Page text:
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"Kong": 75 years of going ape

Seventy-five years ago today -- Friday, April 7, 1933 -- Americans were settling into the governmental and economic changes brought on by the Franklin D. Roosevelt administration, which had been in power for slightly more than a month. Others were awaiting the start of the major league baseball season, which would begin in less than a week.

And a film that would both change movie history and rescue a foundering studio opened nationwide. That film was...



"King Kong" has become a Hollywood perennial -- twice remade (Dino DeLaurentis' horrid 1976 version, Peter Jackson's more respectful 2005 version), regularly revived, still beloved for its adventurous story and memorable scenes. And most Americans saw it for the first time 75 years ago today.

(Its actual premiere had come in New York City on March 2, as RKO took the unprecedented step of running it at two midtown Manhattan palaces -- Radio City Music Hall and the even larger Roxy a few blocks away. A total of 50,000 tickets were sold on that first day.)

"Kong" was a triumph for producer Merian C. Cooper, who had filmed several notable and popular exotic documentaries in the 1920s. (He named the title creature, as "kong" is Malaysian for "gorilla"; RKO head David O. Selznick added "King" for commercial purposes, but otherwise had little to do with the film.)



"King Kong" works for a variety of reasons. The giant ape is both horrifying and sympathetic, often simultaneously. The special effects, primitive by today's standards, nevertheless set the proper tone for the film; they never descend to the 1930s equivalent of camp. Max Steiner's music is magnificent. And above all, there's Fay Wray, the object of Kong's desire.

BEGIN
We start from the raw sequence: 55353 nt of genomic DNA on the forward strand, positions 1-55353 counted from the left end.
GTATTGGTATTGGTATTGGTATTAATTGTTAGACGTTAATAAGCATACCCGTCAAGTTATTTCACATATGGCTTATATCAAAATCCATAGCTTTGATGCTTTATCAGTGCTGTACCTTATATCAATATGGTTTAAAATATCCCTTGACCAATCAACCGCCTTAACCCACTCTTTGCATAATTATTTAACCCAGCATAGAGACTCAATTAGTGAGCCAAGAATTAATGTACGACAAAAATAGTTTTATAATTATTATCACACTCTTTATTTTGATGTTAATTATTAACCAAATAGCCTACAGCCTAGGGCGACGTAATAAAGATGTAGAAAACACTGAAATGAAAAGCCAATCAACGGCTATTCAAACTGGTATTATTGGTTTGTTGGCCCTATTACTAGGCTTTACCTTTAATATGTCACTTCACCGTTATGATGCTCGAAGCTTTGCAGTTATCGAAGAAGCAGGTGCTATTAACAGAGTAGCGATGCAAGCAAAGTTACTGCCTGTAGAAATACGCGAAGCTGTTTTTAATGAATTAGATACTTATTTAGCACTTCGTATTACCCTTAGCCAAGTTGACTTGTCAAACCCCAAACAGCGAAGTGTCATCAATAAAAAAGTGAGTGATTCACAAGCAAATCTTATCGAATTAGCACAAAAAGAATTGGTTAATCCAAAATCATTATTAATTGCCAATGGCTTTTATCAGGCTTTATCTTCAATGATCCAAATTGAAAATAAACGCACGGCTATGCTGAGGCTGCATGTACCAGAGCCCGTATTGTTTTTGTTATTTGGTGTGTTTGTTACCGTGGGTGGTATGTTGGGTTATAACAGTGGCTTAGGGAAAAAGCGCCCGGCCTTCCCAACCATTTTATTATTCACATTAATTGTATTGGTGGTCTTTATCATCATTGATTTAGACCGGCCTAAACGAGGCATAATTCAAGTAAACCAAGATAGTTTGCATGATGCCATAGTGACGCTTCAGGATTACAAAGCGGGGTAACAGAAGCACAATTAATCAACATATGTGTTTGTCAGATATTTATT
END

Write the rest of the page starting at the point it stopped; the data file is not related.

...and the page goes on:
Fay Wray -- a bright woman whose husbands included writers John Monk Saunders and Robert Riskin -- had a long and successful career, appearing in all sorts of films. (If you've never seen one of her early movies, Erich von Stroheim's "The Wedding March" from 1928, by all means rent it; she is exquisite, and so is the film.) Over the years, she worked with the likes of William Powell and Gary Cooper. But remove "King Kong" from her resume, and she'd be on the level of a Sylvia Sidney, recalled by relatively few. While it didn't catapult Wray into the top rank of actresses, it at least kept her remembered and beloved, even beyond her death in August 2004, a month or so before her 97th birthday. In "Kong," the ape is larger than life, and in a way, the film had the same effect on her.

And yet, Wray nearly didn't get the chance to don a blonde wig and play Ann Darrow. Cooper's first choice for the part was none other than...Jean Harlow, who turned it down. (She was then under contract to Howard Hughes, and had yet to sign with MGM.) While Harlow evolved into a wonderful actress, she was probably right in rejecting this part; she probably wouldn't have been able to convey the texture that Wray -- who already had a few "scream queen" parts under her belt -- brought to the film. (For more on one of these movies, "Doctor X," please see http://greenbriarpictureshows.blogspot.com/2008/04/pre-code-horror-doctor-x-actors-often.html.)

Tonight, Turner Classic Movies in the U.S. is commemorating the anniversary of "Kong" by showing it at 8 p.m., followed by several other notable films from 1933: "Dinner At Eight" (10 p.m.), "Little Women" (midnight), "42nd Street" (2 p.m.) and "Queen Chrstina" (3:45 a.m.).
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